I have had a minor epiphany recently, and while I don’t yet know how to “solve” it, I think it’s a useful key to unraveling the Great and Cosmic Mystery that is my lifelong struggle with my weight:
I am a food hoarder.
I’m not really to the point where I would be eligible to be on Hoarders or Buried Alive or any of those other related television shows; I’ve just got a refrigerator and a chest freezer and a pantry and some cupboards full of food. My inner bargain hunter views these with a certain sense of pride–after all, a lot of the things in there were on sale when I bought ’em, so I saved just gobs of money, and that’s a good thing, right? And it’s not like I’ve reached the level of those Extreme Couponing people–I don’t use coupons at all, really, because I almost never buy the things that the coupons are for, so the whole “setting up a small grocery store in my garage” thing is a bit beyond me–but I’ll admit to having a good 40+ pounds of flour stockpiled, plus all those soups that were on clearance that one day, plus a whole bunch of baking chips (who doesn’t love a chocolate chip cookie?) and the big container of baking powder from Costco and enough butter to clog the arteries of several elephants (for what it’s worth, that stuff has shot up in price lately, and we happened to hit a great sale where we picked up about 25 pounds of butter at less than half price. Butter freezes beautifully, so we just went ahead and laid in our supply for the year).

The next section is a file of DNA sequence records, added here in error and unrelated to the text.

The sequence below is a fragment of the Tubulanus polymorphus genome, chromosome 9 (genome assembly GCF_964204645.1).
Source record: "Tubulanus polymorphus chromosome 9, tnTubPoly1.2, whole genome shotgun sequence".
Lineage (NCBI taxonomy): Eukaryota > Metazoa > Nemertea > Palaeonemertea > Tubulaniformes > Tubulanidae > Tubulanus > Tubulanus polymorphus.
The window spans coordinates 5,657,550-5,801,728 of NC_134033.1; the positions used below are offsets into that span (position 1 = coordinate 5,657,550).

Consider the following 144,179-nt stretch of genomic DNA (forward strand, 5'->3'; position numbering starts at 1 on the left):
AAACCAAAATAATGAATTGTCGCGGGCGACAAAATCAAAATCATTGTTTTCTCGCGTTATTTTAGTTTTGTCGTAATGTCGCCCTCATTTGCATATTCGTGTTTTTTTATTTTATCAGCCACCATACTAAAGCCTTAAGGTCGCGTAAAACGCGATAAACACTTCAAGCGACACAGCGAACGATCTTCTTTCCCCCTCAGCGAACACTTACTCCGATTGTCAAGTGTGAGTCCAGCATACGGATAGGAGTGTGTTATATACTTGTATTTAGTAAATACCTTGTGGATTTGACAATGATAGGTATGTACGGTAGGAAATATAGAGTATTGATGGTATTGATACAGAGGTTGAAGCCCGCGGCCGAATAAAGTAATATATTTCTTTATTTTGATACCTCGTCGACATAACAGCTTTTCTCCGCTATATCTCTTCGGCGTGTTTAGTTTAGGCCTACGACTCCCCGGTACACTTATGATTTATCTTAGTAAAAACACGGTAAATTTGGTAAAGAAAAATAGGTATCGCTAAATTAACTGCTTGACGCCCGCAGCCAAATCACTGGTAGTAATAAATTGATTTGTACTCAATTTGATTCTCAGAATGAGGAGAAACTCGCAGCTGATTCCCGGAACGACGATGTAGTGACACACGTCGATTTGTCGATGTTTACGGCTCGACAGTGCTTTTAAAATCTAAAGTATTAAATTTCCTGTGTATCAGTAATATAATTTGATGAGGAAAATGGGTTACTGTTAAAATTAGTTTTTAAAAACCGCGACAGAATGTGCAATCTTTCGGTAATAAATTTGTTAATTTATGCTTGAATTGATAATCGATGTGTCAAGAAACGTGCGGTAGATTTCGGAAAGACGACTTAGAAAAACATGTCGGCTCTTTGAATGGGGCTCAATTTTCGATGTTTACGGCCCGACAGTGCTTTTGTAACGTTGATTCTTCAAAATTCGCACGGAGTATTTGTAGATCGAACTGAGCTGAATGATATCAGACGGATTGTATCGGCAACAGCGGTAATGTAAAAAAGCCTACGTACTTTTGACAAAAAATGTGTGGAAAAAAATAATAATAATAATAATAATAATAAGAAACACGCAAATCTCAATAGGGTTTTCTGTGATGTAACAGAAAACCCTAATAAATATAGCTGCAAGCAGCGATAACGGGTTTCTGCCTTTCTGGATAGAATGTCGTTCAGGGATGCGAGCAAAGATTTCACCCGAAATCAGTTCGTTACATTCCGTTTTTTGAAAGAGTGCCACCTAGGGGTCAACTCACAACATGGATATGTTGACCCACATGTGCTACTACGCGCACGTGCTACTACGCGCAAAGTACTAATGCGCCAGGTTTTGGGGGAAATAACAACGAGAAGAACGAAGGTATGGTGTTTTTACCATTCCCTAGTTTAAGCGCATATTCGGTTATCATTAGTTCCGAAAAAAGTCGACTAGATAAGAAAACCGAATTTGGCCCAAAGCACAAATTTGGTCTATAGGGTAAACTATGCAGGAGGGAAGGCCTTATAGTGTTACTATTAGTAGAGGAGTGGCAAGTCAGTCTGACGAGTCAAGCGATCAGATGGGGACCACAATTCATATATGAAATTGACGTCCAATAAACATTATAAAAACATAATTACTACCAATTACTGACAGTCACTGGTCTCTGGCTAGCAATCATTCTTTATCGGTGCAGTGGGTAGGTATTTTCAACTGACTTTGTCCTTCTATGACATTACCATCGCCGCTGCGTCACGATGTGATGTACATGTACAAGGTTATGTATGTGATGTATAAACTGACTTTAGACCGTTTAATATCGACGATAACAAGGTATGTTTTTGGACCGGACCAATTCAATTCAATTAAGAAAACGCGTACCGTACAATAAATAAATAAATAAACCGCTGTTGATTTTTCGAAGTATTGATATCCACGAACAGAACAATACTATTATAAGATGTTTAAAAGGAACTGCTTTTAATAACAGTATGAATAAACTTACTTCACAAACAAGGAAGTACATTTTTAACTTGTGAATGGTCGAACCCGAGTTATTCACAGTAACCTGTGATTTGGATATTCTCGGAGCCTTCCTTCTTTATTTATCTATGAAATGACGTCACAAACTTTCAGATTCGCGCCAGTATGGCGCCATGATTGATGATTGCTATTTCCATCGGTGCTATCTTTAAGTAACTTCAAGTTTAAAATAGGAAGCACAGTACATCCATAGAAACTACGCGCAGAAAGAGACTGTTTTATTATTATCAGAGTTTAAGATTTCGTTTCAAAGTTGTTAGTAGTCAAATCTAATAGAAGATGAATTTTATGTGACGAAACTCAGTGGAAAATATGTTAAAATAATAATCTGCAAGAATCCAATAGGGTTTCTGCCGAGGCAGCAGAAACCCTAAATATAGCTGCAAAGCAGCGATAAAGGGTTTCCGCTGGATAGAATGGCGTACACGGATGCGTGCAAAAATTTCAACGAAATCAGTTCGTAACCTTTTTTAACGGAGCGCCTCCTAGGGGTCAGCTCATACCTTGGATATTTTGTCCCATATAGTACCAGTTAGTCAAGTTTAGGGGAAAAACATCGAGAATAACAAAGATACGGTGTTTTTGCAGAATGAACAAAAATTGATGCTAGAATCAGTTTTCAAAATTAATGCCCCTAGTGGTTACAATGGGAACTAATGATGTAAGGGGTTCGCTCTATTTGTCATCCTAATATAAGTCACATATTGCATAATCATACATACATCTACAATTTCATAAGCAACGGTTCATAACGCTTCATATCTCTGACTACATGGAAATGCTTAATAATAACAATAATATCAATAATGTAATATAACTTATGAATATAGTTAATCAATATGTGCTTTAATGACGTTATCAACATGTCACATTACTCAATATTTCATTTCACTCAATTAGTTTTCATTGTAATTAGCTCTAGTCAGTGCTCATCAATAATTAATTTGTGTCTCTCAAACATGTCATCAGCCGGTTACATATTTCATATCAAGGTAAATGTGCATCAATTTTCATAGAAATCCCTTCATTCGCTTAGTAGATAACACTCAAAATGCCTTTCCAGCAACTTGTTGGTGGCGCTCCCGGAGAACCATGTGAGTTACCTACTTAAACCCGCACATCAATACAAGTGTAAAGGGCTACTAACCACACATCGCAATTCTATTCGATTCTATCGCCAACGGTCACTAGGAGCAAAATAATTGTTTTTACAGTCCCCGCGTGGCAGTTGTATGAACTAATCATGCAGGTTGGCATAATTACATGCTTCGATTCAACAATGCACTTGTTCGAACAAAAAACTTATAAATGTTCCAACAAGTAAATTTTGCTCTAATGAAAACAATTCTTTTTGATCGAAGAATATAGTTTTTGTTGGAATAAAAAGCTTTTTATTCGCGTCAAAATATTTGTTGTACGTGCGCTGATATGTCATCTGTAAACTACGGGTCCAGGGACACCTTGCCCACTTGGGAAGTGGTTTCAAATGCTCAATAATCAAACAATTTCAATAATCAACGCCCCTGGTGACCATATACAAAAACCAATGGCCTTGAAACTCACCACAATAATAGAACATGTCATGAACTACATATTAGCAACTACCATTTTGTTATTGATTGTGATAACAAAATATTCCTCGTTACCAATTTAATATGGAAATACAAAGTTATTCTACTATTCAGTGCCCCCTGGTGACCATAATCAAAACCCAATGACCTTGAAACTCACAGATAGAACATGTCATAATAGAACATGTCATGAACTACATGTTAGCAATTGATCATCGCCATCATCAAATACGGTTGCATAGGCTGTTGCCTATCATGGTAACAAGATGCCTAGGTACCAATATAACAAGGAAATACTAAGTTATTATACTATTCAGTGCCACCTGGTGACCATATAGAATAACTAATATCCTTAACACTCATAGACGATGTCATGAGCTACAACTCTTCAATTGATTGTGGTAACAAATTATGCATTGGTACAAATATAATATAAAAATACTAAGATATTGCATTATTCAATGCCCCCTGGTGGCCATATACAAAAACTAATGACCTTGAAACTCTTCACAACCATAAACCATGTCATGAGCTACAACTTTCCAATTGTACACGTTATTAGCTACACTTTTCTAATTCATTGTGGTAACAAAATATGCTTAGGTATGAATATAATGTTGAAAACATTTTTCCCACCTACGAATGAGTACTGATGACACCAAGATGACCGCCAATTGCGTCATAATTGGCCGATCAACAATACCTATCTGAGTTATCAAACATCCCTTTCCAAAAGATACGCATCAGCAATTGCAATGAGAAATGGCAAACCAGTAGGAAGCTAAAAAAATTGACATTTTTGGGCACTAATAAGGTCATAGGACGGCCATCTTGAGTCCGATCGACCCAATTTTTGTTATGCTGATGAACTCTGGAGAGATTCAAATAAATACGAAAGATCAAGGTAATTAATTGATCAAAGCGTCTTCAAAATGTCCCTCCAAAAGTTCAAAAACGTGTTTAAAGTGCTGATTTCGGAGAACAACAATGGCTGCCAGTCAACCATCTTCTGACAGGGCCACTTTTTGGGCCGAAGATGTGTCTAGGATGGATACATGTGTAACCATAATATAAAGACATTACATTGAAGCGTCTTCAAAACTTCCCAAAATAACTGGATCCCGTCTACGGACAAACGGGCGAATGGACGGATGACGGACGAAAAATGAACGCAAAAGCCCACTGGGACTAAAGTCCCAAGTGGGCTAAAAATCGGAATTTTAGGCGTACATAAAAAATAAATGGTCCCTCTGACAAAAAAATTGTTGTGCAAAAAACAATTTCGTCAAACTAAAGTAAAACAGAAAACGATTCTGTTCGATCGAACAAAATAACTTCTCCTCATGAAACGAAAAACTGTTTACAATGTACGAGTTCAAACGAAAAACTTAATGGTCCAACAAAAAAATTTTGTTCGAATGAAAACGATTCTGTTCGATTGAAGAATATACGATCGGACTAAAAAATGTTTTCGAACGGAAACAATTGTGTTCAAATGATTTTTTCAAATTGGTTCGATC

So when I was digging through a few million bags of frozen veggies on a quest for the bag of seasoning blend (for the record, I love seasoning blend–it’s onions and celery and parsley, all finely diced and ready to roll, and you just chuck a handful or two into whatever it is that you’re making), I started thinking about where the line lives between “well-stocked” and “minor hoarding situation”, and realized that I am probably riding that line…and then the second, more “oof”-worthy truth hit:
I hoard food, not just in my home, but in my body.
I grew up in a home that, while not entirely food-insecure, was certainly nowhere near the level of food security I currently enjoy. One of Mom’s great triumphs was feeding a family of four on a single leftover pork chop (pro tip: shred the chop, stir in a lot of BBQ sauce, heat, and serve over bread as open-faced sandwiches). We laugh now about the time when Mom got the good-paying job that enabled us to have some non-generic brands in the pantry, and I marveled at the appearance of boxes and cans that weren’t black-and-white (yep, we’re talking that generic. Not store-brand, but the full-on white-labels-with-black-lettering products, including peanut butter in cans that said “Peanut Butter” and had a picture of a peanut on the front, the kind you had to stir before you could eat it). There was always something to eat; we just never really had the “good” stuff, the stuff you wanted to share with friends at lunchtime. We ate a lot of fried bologna, if that’s any indication. In high school, I once found a dollar in change on the ground, and was delighted because rolls in the cafeteria were two for 10 cents, so I could have 4 rolls each day that week and feel like I was eating like a king. We didn’t starve, but we also didn’t really have much wiggle room in the food budget.